Journalist Leigh Cowart is not just a researcher and science writer: They're an inveterate, high-sensation-seeking masochist. Here Cowart explores their own pursuit of pain alongside ultra-marathoners, competitive eaters, BDSM practitioners and others driven by a desire for intense feeling.
... eye-opening ... Beyond plumbing their personal past, the author also engages in what might be called gonzo science writing. They dive into one excruciating situation after another (a polar bear plunge, a chili pepper-eating contest), and things go hilariously awry ... The author is especially good at describing escalating pain: just when you think a passage has reached a crescendo, Mx. Cowart ups the ante with some new turn of phrase. More than once, I found myself sucking in my breath and feeling my feet tingle as some new horror unfolded on the page. I especially enjoyed the chapter on extreme running ... Overall, the chapter is a beautiful reflection on the capacity for human endurance, and for pushing yourself beyond what you thought possible. It’s also wickedly funny ... Yet this running chapter does highlight a problem with the author’s objective to find masochists everywhere they looked ... That said, this book makes a far better case for the importance of pain in dance or athletics than I expected ... There’s more than a bit of an exhibitionist streak ... But the author largely sidesteps that danger and has produced a thoughtful, funny, and at times lyrical look at pain and its deeper human meaning.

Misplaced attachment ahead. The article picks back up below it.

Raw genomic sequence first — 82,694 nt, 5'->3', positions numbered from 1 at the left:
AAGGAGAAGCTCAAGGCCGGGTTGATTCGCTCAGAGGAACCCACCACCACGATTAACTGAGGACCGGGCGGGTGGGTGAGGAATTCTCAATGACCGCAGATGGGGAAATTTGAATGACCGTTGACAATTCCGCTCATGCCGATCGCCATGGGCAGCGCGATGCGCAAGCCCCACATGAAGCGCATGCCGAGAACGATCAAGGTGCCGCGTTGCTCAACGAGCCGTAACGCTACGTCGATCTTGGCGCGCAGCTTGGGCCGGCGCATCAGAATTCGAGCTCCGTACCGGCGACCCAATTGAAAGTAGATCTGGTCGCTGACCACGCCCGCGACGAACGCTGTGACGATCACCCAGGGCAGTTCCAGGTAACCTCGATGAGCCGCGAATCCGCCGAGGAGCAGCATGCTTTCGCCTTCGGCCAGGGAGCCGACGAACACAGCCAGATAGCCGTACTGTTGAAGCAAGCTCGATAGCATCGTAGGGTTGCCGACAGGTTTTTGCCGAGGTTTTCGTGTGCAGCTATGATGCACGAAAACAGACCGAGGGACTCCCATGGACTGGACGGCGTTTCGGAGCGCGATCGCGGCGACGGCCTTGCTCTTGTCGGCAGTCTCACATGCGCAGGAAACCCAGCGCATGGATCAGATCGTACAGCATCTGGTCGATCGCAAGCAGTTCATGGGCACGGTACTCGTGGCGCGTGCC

Hurts So Good often left me frustrated, not so much by failing to answer Cowart’s questions but by regularly approaching them in predictable and unsatisfying ways. Again and again Cowart hovers around intriguing psychological and scientific ideas but then turns to an expert for what ends up being an unilluminating conversation, sometimes conducted over email ... Recycling—of phrases, questions and needless expletives that turn an otherwise engaging conversational voice into what feels like someone texting a friend or sounding off on Twitter—distracts from a deeply vulnerable book with memorable moments ... There are also questions Cowart doesn’t ask but probably should ... a first book by a promising writer who never quite answers their own question: 'What do you picture when you picture a masochist?'
Cowart’s persistent reliance on [certain] descriptors and turns of phrase gives the impression that many of these pieces were originally written as articles for different outlets, yet for the most part they hang together. Even as the language used to describe masochistic activities becomes familiar, sometimes calcifying into cliché, the activities themselves surprise by their variety ... the book scrupulously avoids talking about people’s racial identities so it’s hard to tell for certain how many racial minorities are discussed. This is the book’s biggest weakness: for race to go entirely unmentioned is to give the impression that racial differences are incidental to the experience of pain. This is far from the case ... it’s all well and good to remember that a host of cultural, environmental, and genetic factors play into why some people willingly participate in painful activities. Yet the past two years of the pandemic have also made abundantly clear that the experience of pain is thoroughly inflected by race and further entrenches extant hierarchies. There is a long history of subjugated individuals whose pain has never even been validated as such.